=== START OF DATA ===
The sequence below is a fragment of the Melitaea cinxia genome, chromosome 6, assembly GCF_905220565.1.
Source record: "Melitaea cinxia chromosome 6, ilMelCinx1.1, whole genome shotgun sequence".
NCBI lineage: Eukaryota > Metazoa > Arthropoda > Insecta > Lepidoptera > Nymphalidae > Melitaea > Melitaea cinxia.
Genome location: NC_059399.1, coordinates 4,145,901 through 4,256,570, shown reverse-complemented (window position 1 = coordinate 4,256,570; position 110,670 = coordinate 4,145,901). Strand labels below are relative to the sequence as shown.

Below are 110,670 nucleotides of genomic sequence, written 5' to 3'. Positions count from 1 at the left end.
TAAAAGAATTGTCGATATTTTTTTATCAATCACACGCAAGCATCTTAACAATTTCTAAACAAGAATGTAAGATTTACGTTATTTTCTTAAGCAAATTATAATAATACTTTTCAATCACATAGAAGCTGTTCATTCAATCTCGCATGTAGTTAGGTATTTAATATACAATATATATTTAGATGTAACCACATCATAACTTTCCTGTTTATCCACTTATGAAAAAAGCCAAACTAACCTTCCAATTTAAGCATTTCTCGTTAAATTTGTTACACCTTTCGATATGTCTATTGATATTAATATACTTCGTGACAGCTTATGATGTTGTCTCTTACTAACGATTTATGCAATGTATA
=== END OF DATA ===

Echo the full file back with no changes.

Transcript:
The sequence below is a fragment of the Melitaea cinxia genome, chromosome 6, assembly GCF_905220565.1.
Source record: "Melitaea cinxia chromosome 6, ilMelCinx1.1, whole genome shotgun sequence".
NCBI lineage: Eukaryota > Metazoa > Arthropoda > Insecta > Lepidoptera > Nymphalidae > Melitaea > Melitaea cinxia.
Genome location: NC_059399.1, coordinates 4,145,901 through 4,256,570, shown reverse-complemented (window position 1 = coordinate 4,256,570; position 110,670 = coordinate 4,145,901). Strand labels below are relative to the sequence as shown.

Below are 110,670 nucleotides of genomic sequence, written 5' to 3'. Positions count from 1 at the left end.
TAAAAGAATTGTCGATATTTTTTTATCAATCACACGCAAGCATCTTAACAATTTCTAAACAAGAATGTAAGATTTACGTTATTTTCTTAAGCAAATTATAATAATACTTTTCAATCACATAGAAGCTGTTCATTCAATCTCGCATGTAGTTAGGTATTTAATATACAATATATATTTAGATGTAACCACATCATAACTTTCCTGTTTATCCACTTATGAAAAAAGCCAAACTAACCTTCCAATTTAAGCATTTCTCGTTAAATTTGTTACACCTTTCGATATGTCTATTGATATTAATATACTTCGTGACAGCTTATGATGTTGTCTCTTACTAACGATTTATGCAATGTATA